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J Neurol Neurosurg Psychiatry 74:988-991 doi:10.1136/jnnp.74.7.988
  • Short report

Informed consent in trials for neurological emergencies: the example of subarachnoid haemorrhage

  1. R Schats,
  2. E H Brilstra,
  3. G J E Rinkel,
  4. A Algra,
  5. J van Gijn
  1. Department of Neurology University Medical Centre Utrecht, Utrecht, Netherlands
  1. Correspondence to:
 Professor Gabriel J E Rinkel, Department of Neurology, University Medical Centre Utrecht, PO Box 85500, 3500 GA Utrecht, Netherlands;
 g.j.e.rinkel{at}neuro.azu.nl
  • Received 11 October 2002
  • Accepted 25 February 2003
  • Revised 21 February 2003

Abstract

Background: In patients with acute life threatening diseases, and in their relatives, the ability to make a balanced decision on participation in a clinical trial may be impaired.

Objectives: To assess what relevant information could be recalled by patients who were living independently after a subarachnoid haemorrhage, and by their relatives; and to determine how these patients and relatives had reacted to the informed consent encounter.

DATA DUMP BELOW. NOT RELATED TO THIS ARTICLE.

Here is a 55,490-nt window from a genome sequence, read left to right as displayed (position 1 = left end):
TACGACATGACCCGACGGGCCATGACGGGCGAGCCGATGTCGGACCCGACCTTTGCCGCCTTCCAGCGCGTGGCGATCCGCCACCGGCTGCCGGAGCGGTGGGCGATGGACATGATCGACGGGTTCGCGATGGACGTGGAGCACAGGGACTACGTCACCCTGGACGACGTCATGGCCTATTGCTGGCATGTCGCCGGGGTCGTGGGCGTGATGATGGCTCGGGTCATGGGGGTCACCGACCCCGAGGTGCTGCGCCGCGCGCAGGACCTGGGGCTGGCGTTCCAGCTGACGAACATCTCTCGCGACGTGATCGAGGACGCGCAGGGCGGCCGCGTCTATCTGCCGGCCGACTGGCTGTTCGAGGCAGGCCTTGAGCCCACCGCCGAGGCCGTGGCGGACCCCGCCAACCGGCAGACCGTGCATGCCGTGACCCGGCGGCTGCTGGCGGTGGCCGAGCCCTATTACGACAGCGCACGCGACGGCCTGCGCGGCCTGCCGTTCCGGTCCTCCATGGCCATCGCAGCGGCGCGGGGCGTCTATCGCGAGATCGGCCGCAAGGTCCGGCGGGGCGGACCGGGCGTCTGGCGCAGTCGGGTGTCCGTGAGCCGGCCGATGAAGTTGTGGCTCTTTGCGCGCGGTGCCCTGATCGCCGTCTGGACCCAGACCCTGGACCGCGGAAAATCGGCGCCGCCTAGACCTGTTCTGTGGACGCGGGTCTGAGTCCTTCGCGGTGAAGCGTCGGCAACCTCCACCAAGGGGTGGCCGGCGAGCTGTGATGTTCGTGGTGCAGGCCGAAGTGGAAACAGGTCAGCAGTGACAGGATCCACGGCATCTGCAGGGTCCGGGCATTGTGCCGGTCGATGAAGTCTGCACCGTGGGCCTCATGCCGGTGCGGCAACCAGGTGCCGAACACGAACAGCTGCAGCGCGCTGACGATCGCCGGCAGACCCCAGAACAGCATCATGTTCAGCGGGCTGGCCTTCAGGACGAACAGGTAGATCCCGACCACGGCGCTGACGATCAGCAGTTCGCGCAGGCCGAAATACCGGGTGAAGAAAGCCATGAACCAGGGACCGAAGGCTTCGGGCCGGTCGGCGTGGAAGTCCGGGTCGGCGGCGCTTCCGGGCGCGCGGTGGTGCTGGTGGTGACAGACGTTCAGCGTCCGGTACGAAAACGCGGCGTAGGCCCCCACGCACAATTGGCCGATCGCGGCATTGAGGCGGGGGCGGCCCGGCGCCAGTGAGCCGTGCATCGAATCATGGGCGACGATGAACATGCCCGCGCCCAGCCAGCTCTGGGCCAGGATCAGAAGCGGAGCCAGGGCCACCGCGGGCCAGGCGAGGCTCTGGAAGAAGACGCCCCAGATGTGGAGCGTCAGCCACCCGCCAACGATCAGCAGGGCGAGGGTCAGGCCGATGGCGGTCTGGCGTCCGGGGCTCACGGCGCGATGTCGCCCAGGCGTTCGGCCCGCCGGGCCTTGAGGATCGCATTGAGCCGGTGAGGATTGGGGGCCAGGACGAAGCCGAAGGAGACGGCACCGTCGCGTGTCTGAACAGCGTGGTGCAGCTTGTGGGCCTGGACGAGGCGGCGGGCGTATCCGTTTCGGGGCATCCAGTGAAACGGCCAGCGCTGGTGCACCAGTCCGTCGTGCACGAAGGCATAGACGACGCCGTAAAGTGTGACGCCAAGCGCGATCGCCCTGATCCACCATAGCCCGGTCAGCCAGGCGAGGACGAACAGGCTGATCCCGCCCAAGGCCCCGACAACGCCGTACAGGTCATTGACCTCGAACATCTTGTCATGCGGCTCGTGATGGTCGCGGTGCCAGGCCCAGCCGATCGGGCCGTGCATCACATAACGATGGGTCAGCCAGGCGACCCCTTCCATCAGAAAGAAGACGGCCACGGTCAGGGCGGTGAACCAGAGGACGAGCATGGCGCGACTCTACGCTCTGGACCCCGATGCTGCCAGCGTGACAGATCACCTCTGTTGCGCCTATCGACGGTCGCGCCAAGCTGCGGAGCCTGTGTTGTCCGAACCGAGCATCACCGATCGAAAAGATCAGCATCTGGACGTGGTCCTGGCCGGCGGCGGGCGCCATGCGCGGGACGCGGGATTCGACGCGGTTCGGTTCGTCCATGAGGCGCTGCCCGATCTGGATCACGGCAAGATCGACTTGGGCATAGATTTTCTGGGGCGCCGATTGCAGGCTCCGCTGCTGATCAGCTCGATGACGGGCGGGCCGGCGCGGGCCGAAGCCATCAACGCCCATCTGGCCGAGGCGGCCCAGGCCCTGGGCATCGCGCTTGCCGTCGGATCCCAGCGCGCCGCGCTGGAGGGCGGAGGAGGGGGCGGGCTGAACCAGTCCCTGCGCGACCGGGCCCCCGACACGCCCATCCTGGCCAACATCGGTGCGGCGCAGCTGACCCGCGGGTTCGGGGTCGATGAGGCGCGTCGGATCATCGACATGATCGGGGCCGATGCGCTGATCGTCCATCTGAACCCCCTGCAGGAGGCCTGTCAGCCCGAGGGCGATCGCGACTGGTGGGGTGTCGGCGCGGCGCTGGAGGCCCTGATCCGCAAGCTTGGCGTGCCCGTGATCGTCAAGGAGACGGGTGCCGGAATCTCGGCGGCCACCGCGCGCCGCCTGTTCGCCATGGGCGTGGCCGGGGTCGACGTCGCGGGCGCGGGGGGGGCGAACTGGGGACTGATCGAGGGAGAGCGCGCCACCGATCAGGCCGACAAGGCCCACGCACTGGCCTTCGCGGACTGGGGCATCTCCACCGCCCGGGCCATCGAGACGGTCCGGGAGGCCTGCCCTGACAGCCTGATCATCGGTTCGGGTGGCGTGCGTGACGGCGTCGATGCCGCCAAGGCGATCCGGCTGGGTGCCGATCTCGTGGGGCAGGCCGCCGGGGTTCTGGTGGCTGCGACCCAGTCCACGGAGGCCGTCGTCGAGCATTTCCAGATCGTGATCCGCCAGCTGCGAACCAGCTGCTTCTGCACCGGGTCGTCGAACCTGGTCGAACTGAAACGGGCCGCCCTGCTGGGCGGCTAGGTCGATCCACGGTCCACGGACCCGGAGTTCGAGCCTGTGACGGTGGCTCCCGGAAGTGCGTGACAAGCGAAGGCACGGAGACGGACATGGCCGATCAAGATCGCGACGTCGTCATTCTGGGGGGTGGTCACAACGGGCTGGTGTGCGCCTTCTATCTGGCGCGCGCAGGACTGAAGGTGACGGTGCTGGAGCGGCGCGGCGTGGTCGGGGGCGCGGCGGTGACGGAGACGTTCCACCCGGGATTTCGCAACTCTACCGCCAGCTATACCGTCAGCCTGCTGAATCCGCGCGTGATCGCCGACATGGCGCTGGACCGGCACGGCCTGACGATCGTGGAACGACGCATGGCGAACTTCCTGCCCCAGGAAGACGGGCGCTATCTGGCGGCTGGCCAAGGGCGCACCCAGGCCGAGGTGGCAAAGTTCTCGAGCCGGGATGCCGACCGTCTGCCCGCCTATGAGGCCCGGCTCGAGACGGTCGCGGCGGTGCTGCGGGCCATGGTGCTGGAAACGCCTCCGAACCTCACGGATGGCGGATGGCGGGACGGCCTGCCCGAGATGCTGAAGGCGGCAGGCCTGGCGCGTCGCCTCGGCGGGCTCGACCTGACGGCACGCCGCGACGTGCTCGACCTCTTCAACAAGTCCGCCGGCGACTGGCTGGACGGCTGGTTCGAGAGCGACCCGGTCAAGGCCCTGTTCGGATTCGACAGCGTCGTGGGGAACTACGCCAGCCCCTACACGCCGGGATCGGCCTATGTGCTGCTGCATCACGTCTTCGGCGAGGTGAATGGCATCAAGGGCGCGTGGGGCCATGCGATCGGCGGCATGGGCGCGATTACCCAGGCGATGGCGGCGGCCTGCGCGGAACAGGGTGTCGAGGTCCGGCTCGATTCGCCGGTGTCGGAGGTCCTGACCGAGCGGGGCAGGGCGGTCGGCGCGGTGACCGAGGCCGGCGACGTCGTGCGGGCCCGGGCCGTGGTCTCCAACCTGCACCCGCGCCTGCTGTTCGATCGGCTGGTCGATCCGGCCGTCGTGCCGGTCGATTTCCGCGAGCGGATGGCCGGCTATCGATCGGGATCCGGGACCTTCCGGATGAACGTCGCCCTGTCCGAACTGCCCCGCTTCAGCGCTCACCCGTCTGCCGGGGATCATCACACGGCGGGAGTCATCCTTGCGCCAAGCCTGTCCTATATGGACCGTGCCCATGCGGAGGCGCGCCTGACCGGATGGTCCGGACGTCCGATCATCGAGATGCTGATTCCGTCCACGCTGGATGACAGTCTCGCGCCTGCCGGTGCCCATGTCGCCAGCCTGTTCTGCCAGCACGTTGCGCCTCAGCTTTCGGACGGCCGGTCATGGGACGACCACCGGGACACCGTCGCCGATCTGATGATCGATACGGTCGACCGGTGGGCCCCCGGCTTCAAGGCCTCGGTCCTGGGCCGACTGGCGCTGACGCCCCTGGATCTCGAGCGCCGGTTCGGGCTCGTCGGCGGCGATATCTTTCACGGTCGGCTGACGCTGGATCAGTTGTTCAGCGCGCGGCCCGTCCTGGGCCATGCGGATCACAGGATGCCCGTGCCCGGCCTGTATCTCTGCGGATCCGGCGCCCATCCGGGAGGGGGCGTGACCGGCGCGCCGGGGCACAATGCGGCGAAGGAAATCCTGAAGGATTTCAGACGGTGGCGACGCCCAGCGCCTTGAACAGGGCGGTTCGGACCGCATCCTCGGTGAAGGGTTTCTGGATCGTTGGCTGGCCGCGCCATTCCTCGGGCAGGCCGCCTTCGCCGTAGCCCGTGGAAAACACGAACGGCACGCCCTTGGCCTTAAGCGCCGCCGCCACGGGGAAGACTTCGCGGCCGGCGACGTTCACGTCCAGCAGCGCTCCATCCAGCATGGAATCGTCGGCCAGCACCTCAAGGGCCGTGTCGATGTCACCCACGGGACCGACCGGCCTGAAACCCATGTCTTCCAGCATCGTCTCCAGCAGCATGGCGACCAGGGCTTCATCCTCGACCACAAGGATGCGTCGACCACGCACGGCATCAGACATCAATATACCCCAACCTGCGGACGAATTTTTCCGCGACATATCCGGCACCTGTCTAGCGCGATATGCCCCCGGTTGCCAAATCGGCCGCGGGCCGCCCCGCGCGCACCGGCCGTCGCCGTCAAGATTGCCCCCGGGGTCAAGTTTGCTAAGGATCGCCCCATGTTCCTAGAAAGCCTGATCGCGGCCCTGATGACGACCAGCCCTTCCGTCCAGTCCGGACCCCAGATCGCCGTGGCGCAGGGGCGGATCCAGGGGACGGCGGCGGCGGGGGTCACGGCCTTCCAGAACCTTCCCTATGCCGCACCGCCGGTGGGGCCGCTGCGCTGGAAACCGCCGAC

Methods: Twenty months (range 7 to 31) after treatment for subarachnoid haemorrhage, 49 patients and 47 relatives who had participated in one of two randomised trials on medical management were interviewed. The interview consisted of items on: spontaneous recall and knowledge of trial design; understanding of the trial design and the informed consent procedure; the amount and clarity of the information given; and reasons for participating. Finally patients and relatives were asked whether they would participate again in similar circumstances.

Results: One third of the patients recalled having participated in a clinical trial. Thirteen per cent of the patients and 20% of the relatives felt that the information supplied had not been sufficient. Nine per cent of the patients and half the relatives had read the written information. None of the patients and one relative thought that participation had been obligatory. Twenty eight per cent of the patients and 94% of the relatives felt in retrospect that they had been capable of making an adequate decision. Virtually all patients and relatives would participate again in similar circumstances.

Conclusions: Many patients and their relatives have little recall of the informed consent procedure and the essentials of acute subarachnoid haemorrhage trials. However, most were satisfied with the overall procedure and would participate again.

Footnotes

  • Competing interests: none declared

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